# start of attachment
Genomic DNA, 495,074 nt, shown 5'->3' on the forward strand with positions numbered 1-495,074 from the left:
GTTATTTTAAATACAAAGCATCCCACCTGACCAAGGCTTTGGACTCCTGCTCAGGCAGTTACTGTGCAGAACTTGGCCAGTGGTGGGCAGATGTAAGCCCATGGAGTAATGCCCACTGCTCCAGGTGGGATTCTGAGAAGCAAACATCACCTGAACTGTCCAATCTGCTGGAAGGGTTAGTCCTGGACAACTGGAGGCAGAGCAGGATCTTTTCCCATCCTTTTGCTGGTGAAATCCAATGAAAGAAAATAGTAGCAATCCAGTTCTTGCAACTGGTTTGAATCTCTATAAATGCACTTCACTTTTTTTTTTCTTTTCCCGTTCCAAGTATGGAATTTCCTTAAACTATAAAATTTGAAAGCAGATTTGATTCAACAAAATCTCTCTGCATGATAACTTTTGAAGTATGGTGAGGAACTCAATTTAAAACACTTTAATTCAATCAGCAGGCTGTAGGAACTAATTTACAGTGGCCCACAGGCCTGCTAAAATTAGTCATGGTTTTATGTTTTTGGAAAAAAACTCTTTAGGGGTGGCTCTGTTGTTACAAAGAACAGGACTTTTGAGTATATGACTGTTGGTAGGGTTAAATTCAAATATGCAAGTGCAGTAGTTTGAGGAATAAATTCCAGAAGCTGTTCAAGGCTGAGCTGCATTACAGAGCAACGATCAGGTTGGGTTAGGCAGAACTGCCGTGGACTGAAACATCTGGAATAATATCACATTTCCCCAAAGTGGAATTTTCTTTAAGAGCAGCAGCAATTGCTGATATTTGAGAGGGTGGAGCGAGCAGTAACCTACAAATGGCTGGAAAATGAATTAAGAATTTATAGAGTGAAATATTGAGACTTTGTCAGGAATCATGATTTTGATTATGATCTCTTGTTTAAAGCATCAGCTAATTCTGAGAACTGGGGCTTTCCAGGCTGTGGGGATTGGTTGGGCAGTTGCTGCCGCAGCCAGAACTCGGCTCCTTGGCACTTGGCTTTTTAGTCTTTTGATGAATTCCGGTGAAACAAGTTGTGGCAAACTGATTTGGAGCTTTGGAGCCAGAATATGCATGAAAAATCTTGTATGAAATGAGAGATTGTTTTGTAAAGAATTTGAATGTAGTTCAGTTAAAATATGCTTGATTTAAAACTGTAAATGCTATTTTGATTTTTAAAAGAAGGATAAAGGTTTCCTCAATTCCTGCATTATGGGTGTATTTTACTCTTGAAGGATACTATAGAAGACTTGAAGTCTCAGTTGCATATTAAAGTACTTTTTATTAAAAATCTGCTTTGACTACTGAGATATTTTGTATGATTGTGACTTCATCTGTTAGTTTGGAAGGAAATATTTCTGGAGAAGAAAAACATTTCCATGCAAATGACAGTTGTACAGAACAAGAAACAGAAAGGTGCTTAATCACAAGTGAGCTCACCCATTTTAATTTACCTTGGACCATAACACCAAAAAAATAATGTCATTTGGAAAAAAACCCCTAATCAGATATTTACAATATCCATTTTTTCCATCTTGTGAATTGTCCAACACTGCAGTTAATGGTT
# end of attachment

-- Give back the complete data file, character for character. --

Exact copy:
Genomic DNA, 495,074 nt, shown 5'->3' on the forward strand with positions numbered 1-495,074 from the left:
GTTATTTTAAATACAAAGCATCCCACCTGACCAAGGCTTTGGACTCCTGCTCAGGCAGTTACTGTGCAGAACTTGGCCAGTGGTGGGCAGATGTAAGCCCATGGAGTAATGCCCACTGCTCCAGGTGGGATTCTGAGAAGCAAACATCACCTGAACTGTCCAATCTGCTGGAAGGGTTAGTCCTGGACAACTGGAGGCAGAGCAGGATCTTTTCCCATCCTTTTGCTGGTGAAATCCAATGAAAGAAAATAGTAGCAATCCAGTTCTTGCAACTGGTTTGAATCTCTATAAATGCACTTCACTTTTTTTTTTCTTTTCCCGTTCCAAGTATGGAATTTCCTTAAACTATAAAATTTGAAAGCAGATTTGATTCAACAAAATCTCTCTGCATGATAACTTTTGAAGTATGGTGAGGAACTCAATTTAAAACACTTTAATTCAATCAGCAGGCTGTAGGAACTAATTTACAGTGGCCCACAGGCCTGCTAAAATTAGTCATGGTTTTATGTTTTTGGAAAAAAACTCTTTAGGGGTGGCTCTGTTGTTACAAAGAACAGGACTTTTGAGTATATGACTGTTGGTAGGGTTAAATTCAAATATGCAAGTGCAGTAGTTTGAGGAATAAATTCCAGAAGCTGTTCAAGGCTGAGCTGCATTACAGAGCAACGATCAGGTTGGGTTAGGCAGAACTGCCGTGGACTGAAACATCTGGAATAATATCACATTTCCCCAAAGTGGAATTTTCTTTAAGAGCAGCAGCAATTGCTGATATTTGAGAGGGTGGAGCGAGCAGTAACCTACAAATGGCTGGAAAATGAATTAAGAATTTATAGAGTGAAATATTGAGACTTTGTCAGGAATCATGATTTTGATTATGATCTCTTGTTTAAAGCATCAGCTAATTCTGAGAACTGGGGCTTTCCAGGCTGTGGGGATTGGTTGGGCAGTTGCTGCCGCAGCCAGAACTCGGCTCCTTGGCACTTGGCTTTTTAGTCTTTTGATGAATTCCGGTGAAACAAGTTGTGGCAAACTGATTTGGAGCTTTGGAGCCAGAATATGCATGAAAAATCTTGTATGAAATGAGAGATTGTTTTGTAAAGAATTTGAATGTAGTTCAGTTAAAATATGCTTGATTTAAAACTGTAAATGCTATTTTGATTTTTAAAAGAAGGATAAAGGTTTCCTCAATTCCTGCATTATGGGTGTATTTTACTCTTGAAGGATACTATAGAAGACTTGAAGTCTCAGTTGCATATTAAAGTACTTTTTATTAAAAATCTGCTTTGACTACTGAGATATTTTGTATGATTGTGACTTCATCTGTTAGTTTGGAAGGAAATATTTCTGGAGAAGAAAAACATTTCCATGCAAATGACAGTTGTACAGAACAAGAAACAGAAAGGTGCTTAATCACAAGTGAGCTCACCCATTTTAATTTACCTTGGACCATAACACCAAAAAAATAATGTCATTTGGAAAAAAACCCCTAATCAGATATTTACAATATCCATTTTTTCCATCTTGTGAATTGTCCAACACTGCAGTTAATGGTT